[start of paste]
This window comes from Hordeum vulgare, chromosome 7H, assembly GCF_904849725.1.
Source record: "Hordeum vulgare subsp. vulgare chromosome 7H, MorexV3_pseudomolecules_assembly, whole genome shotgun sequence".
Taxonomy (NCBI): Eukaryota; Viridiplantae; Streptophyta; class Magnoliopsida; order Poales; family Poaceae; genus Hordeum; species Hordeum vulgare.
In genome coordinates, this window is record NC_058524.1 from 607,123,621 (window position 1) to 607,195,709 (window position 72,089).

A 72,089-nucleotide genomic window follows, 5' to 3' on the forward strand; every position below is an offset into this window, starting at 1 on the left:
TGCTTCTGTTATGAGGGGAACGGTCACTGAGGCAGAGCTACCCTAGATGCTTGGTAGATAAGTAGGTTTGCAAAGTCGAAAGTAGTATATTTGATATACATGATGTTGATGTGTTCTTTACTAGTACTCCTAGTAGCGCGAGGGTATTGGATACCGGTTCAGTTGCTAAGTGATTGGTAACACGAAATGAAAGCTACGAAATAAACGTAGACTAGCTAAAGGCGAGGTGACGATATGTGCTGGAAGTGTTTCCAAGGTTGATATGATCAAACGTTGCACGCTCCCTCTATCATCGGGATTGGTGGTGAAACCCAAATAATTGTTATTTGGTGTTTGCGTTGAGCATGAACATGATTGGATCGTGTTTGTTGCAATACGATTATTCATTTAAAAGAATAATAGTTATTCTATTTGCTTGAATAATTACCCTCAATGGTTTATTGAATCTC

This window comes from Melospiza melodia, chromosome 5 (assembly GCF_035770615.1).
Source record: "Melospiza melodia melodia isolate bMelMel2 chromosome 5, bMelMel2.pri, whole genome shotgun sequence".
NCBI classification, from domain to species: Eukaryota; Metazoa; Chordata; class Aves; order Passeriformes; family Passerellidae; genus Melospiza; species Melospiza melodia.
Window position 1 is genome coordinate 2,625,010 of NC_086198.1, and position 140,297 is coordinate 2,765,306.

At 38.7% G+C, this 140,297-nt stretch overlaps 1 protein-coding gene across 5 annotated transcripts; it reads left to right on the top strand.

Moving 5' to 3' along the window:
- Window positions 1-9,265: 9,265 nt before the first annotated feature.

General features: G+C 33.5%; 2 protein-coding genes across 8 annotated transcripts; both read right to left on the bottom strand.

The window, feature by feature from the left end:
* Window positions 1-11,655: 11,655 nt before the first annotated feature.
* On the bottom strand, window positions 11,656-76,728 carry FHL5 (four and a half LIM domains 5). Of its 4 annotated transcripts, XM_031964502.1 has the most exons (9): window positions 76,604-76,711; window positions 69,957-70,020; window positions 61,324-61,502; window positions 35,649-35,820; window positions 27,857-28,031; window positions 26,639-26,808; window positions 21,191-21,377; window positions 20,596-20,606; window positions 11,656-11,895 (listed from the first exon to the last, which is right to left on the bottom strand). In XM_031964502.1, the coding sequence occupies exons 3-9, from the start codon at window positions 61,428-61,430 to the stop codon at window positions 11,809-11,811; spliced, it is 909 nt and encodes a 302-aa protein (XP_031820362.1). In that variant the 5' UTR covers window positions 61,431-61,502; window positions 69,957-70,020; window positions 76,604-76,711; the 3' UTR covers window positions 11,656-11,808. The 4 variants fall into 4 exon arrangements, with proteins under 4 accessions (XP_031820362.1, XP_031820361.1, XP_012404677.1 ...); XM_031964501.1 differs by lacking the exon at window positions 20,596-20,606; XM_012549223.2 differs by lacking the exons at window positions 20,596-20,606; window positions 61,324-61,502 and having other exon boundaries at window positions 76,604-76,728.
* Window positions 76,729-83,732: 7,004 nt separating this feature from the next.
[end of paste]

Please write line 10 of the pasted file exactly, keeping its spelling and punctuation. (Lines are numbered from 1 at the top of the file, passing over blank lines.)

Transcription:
Window position 1 is genome coordinate 2,625,010 of NC_086198.1, and position 140,297 is coordinate 2,765,306.